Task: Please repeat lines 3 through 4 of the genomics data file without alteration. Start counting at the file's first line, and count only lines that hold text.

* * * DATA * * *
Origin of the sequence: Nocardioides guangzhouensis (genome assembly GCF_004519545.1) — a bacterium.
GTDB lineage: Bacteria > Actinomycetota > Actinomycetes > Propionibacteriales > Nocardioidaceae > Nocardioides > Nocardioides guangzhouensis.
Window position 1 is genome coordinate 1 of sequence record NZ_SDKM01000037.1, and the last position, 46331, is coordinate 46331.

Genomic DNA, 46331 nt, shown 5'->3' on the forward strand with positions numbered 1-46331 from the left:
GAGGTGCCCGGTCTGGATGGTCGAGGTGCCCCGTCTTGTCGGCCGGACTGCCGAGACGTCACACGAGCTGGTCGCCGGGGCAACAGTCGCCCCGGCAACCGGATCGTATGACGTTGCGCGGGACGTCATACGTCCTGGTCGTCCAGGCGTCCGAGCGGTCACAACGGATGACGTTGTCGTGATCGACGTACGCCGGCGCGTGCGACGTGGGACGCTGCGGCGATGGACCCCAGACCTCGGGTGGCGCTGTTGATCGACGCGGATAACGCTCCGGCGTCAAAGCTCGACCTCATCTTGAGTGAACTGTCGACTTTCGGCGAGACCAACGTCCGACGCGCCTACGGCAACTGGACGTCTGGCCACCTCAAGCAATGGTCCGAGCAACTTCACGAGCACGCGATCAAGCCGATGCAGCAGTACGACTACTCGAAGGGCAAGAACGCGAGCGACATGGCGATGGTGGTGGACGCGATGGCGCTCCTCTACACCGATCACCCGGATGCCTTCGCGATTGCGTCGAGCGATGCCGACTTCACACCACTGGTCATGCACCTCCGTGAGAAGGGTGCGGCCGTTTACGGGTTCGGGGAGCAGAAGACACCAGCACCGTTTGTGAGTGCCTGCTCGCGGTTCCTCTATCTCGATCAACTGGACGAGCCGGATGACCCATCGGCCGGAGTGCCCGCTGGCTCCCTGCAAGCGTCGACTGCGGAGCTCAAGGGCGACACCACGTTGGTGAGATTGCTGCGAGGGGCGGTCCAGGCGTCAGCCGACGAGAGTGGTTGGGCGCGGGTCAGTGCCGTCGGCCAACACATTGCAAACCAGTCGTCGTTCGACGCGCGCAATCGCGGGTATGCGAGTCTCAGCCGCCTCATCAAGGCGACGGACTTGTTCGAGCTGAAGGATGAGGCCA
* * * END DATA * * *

Window position 1 is genome coordinate 1 of sequence record NZ_SDKM01000037.1, and the last position, 46331, is coordinate 46331.

Genomic DNA, 46331 nt, shown 5'->3' on the forward strand with positions numbered 1-46331 from the left: